My CPU Design

Submitted by Andrew Wasson on Thu, 01/12/2012 - 6:39pm

My CPU is a 4-bit RISC (reduced instruction set computer) design and has a maximum of 16 instructions. I chose a 4-bit CPU because it will be easier to troubleshoot than one with a wider datapath and the lessons I learn building this one can be built upon as I move to more complicated larger processors.

Old School Technology
I'm going old school with this build. It's going to be a slow running processor and the design will be limited to my imagination and skills but it's inspired by the processor detailed in the CHUMP Paper at Dave Feinberg's Projects webpage.

I'm using 7400 series TTL chips to build it. I've got a small RAM chip for the program instructions. I'm going to add a front panel with toggle switches so that the CPU can be switched into 'program' mode and the program memory chip can be loaded with the instructions that make up a program. There is another RAM chip for program data so that the programs can store or manipulate data while running. The control portion of the CPU that interprets the instructions and determines what actions take place will be mainly handled by a single 8-bit EPROM chip (Erasable Programmable Read Only Memory). The clock will be handled by a 555 timer chip. I think I can pull it off with 15 chips including two RAM chips and one EPROM but I may add a tristate buffer between the program memory and the control logic to simplify switching from normal to program mode.

CPU Topography
The CPU is made up of several systems which are connected by control circuitry. They are simple circuits that combined form to make a more complicated circuit. Below are descriptions the parts that make up this CPU.

  • The Clock Circuit is about as simple as it can get. It's just a simple timer circuit that generates a train of pulses. The output of the clock generator is connected to the inputs of the other circuits so that they act in unison as the instructions are acted on. I thought I could use a simple 555 ciscuit in astable mode to generate the pulse train but it seems to be unstable as the frequency gets about 10Hz - 15Hz so I'll have to figure out a better circuit when I decide to speed things up.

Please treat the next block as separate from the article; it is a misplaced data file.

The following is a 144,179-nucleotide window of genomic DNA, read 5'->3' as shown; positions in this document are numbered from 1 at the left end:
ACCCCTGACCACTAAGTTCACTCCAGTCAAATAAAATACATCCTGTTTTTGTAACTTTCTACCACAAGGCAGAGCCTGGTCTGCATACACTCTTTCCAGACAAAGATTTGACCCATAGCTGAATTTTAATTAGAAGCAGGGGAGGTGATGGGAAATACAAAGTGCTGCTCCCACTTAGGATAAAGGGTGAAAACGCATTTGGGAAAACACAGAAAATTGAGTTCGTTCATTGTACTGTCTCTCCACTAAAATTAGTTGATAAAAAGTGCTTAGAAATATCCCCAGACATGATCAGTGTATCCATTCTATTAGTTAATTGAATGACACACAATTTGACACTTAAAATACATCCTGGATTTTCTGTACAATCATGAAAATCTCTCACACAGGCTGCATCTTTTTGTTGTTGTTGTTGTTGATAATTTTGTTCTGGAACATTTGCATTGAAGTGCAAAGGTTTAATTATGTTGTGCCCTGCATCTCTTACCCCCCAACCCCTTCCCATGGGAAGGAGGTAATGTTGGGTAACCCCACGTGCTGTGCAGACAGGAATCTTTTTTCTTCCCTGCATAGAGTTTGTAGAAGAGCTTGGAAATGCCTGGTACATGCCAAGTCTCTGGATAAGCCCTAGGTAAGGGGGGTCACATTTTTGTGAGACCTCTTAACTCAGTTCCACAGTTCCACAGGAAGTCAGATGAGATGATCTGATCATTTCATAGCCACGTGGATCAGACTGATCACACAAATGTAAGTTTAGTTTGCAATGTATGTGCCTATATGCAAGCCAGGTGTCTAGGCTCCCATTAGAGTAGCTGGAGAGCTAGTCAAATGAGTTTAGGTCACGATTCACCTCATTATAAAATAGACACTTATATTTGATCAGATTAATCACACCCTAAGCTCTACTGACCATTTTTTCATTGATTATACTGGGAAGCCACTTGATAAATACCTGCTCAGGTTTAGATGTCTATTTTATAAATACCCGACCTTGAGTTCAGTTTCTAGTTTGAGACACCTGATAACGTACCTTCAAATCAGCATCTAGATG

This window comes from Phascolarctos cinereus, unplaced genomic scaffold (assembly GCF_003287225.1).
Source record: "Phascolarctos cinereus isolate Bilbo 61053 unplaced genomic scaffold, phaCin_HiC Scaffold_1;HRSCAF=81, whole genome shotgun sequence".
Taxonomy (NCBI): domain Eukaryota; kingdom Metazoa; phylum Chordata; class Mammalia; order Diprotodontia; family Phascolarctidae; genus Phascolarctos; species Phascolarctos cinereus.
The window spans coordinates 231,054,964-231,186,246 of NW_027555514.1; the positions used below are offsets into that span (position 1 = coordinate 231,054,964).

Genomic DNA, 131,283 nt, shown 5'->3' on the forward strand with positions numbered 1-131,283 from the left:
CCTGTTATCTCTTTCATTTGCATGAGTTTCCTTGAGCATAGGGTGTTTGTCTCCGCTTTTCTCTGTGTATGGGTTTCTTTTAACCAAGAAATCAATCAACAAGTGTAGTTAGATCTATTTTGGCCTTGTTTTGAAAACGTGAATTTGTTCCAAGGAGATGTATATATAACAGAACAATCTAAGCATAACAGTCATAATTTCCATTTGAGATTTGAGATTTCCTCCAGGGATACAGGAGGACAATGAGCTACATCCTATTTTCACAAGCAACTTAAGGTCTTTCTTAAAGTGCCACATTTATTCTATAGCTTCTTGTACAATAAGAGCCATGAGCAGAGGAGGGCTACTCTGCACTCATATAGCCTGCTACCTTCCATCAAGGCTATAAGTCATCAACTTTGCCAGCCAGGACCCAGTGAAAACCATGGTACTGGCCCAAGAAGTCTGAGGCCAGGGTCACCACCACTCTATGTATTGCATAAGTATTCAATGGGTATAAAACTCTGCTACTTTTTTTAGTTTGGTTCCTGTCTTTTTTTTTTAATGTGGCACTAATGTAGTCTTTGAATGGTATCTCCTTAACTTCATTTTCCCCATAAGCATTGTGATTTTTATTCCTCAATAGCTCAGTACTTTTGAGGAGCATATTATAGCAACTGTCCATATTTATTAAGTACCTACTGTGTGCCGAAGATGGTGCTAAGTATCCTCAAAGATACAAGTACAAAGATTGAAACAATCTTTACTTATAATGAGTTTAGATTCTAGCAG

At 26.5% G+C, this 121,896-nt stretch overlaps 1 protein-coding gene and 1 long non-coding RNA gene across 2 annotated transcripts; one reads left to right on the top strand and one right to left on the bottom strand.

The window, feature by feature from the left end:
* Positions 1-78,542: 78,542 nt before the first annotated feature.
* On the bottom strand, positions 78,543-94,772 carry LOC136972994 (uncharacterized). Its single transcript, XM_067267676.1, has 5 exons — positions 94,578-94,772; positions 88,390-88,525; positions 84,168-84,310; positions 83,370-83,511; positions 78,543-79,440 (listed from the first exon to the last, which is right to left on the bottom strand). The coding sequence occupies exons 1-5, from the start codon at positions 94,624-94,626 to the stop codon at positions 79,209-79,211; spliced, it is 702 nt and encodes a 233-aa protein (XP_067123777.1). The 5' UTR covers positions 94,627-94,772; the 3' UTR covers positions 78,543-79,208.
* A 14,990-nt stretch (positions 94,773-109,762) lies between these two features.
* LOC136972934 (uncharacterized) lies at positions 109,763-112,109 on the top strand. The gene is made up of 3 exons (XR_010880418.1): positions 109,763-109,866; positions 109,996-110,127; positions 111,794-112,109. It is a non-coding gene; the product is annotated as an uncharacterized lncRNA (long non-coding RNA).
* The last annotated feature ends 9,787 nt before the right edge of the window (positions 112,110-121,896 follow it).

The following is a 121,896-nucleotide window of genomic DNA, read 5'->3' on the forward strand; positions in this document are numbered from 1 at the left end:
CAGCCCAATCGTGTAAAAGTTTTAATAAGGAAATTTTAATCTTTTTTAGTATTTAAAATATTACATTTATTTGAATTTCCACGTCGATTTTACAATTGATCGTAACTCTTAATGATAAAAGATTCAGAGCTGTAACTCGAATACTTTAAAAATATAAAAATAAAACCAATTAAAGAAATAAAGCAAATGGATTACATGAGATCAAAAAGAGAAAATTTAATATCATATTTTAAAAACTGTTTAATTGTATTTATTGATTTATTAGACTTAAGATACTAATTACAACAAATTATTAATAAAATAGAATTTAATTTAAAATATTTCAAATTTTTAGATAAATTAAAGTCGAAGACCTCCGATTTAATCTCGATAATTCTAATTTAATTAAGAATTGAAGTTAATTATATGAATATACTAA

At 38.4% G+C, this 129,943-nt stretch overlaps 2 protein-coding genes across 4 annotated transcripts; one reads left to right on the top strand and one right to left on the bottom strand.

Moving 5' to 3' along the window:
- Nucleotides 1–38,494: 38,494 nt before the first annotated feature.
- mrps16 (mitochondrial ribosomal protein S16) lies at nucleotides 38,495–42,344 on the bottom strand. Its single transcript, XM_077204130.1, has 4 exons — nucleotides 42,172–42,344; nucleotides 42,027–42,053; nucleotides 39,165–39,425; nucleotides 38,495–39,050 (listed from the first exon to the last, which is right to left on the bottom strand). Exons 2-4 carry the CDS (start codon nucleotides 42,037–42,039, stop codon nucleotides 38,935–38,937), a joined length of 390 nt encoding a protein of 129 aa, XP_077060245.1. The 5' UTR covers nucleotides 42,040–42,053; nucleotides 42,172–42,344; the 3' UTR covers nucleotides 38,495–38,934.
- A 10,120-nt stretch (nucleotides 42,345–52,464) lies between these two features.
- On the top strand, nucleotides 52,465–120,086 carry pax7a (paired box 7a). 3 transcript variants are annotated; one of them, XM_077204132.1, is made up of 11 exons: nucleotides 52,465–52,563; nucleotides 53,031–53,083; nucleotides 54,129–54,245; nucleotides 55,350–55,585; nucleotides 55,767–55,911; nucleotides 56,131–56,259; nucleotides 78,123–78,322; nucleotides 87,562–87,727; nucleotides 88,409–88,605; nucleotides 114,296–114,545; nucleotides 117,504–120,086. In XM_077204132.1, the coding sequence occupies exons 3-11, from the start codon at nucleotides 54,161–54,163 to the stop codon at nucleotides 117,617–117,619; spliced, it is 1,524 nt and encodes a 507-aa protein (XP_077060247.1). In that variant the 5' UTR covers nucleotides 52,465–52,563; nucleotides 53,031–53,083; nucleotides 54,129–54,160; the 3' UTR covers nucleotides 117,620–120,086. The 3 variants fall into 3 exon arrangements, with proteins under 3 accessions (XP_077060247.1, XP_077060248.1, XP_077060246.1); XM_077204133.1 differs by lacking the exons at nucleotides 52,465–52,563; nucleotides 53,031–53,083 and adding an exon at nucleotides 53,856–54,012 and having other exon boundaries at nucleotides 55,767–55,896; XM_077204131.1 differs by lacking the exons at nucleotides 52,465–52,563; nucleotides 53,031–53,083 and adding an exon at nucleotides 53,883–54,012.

• The Program Counter is the next circuit in line. I am using a pair of 74LS161 chips cascaded as an 8 bit counter so that they count in hexadecimal from 0 to 255. The 74LS161 chip counts continuously as long as it receives a pulse on its clock input and can be reset to zero or a new number can be set into the clock register. I am using this ability to apply a new number to the counting register for my JMP (Jump) instruction.
     
  • Instruction Memory consists of a single 8-bit static RAM chip. Pretty much any memory chip will do the job. I'm using a common 6116 chip. The program instructions are entered into the RAM 8 bits at a time (4-bit operator, 4-bit operand) and when the CPU is in run mode, the program counter indexes the address bus sequentially and the instructions are read on the Instruction Bus.
     
  • Program Memory consists of 16 multipurpose areas in a second RAM chip for storing and retirieving data for use in programs.
     
  • For Arithmetic Logic (ALU), I'm using a 74LS181 chip. This greatly simplifies the CPU, reduces the chip count and should make the CPU easier to troubleshoot once I get it going.
     
  • The Control Logic is generally the most tricky part but in this build it is simplified because in this case the instructions are made up of a 4-bit OpCode paired with a 4-bit Operand. Each OpCode is directed to a Primary Control Bus whch addresses the control ROM and each Operand is directed to an internal data bus. The control ROM outputs to a Secondary Control Bus that all of the sub systems are connected to. A great deal of the Control Logic is programmmed into the control ROM which in turn reduces the circuits complexity and part count. The control ROM can be thought of as a 4 in - 8 out programable multiplexor.    

8-Bit Address Bus
Most of the 4-bit processors I've seen in my research have 4-bit address busses which limit them to programs with a maximum of 16 steps. Since I'm planning to program my CPU to do something more than flash a few LED's I figured I would need at least an 8-bit address bus. This is a relatively easy thing to do and I've added some extra circuitry so that I can program it to jump to an 8-bit address space with two 4-bit commands. First you set the upper 4-bits and then you enter the command for the lower 4-bits. If the upper 4-bits have been set then the full 8-bit address is set on the program counter. If only the lower 4-bits have been set then the program counter will go to the lower 4-bit address within the current upper 4-bit address space.